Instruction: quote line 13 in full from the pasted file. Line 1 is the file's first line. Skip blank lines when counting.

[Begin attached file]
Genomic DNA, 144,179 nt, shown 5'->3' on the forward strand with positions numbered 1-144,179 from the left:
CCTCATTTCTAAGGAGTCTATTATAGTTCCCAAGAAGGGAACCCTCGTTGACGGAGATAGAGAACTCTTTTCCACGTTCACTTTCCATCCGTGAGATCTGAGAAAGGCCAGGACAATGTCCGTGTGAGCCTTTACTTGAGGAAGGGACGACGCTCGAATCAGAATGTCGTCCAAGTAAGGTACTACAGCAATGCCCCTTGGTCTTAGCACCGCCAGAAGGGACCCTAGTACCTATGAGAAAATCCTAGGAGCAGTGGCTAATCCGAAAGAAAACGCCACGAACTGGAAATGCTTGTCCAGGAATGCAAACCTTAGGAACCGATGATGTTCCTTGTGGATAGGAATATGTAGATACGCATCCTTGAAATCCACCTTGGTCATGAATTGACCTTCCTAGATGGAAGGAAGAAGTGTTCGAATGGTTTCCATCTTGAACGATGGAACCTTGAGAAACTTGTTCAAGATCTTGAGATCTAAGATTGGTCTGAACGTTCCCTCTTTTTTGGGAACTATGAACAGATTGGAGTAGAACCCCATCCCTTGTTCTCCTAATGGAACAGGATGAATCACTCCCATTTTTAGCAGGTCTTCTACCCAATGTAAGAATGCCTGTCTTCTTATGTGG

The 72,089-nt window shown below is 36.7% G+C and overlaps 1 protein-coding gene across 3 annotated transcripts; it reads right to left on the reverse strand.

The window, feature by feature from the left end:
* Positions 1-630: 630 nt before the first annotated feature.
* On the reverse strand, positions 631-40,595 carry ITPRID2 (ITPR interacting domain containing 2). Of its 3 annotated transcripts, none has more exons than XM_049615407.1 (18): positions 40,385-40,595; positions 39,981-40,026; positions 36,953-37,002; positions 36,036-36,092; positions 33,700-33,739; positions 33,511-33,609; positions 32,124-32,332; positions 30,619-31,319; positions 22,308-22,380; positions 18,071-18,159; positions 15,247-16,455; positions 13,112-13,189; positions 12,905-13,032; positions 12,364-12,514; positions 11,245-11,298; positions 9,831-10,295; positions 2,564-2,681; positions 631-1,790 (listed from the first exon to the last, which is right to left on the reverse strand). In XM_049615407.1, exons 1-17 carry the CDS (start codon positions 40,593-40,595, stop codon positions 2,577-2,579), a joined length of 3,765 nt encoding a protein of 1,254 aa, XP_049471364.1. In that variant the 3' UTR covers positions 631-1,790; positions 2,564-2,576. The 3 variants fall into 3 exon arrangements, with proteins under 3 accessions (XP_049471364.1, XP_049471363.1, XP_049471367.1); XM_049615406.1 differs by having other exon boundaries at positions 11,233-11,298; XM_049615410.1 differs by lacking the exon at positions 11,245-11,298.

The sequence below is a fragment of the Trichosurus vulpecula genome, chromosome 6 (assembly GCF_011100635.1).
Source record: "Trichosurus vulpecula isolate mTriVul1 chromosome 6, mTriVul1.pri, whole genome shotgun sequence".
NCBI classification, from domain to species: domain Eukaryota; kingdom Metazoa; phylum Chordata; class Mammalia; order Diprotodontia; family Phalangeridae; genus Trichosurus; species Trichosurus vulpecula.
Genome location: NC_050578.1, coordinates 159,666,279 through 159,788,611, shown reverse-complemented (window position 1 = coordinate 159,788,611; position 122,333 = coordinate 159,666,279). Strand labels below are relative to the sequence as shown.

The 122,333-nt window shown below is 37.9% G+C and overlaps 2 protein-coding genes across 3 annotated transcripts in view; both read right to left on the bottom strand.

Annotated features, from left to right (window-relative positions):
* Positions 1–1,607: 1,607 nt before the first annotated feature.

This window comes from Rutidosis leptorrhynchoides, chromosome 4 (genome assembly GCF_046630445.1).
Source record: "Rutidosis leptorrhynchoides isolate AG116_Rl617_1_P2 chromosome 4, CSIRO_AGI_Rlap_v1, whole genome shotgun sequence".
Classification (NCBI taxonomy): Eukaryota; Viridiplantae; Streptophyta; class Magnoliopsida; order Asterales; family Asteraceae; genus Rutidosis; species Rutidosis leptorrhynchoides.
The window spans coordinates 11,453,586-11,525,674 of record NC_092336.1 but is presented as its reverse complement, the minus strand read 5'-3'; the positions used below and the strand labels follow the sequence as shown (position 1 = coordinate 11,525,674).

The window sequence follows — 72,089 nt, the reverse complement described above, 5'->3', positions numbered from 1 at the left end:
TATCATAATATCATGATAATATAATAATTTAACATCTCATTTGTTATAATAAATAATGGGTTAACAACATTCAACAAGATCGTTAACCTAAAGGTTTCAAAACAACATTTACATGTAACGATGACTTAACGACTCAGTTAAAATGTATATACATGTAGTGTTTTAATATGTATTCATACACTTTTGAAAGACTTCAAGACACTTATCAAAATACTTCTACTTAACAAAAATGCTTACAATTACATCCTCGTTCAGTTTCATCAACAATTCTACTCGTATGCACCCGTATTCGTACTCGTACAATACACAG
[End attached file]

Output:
* Positions 1–1,607: 1,607 nt before the first annotated feature.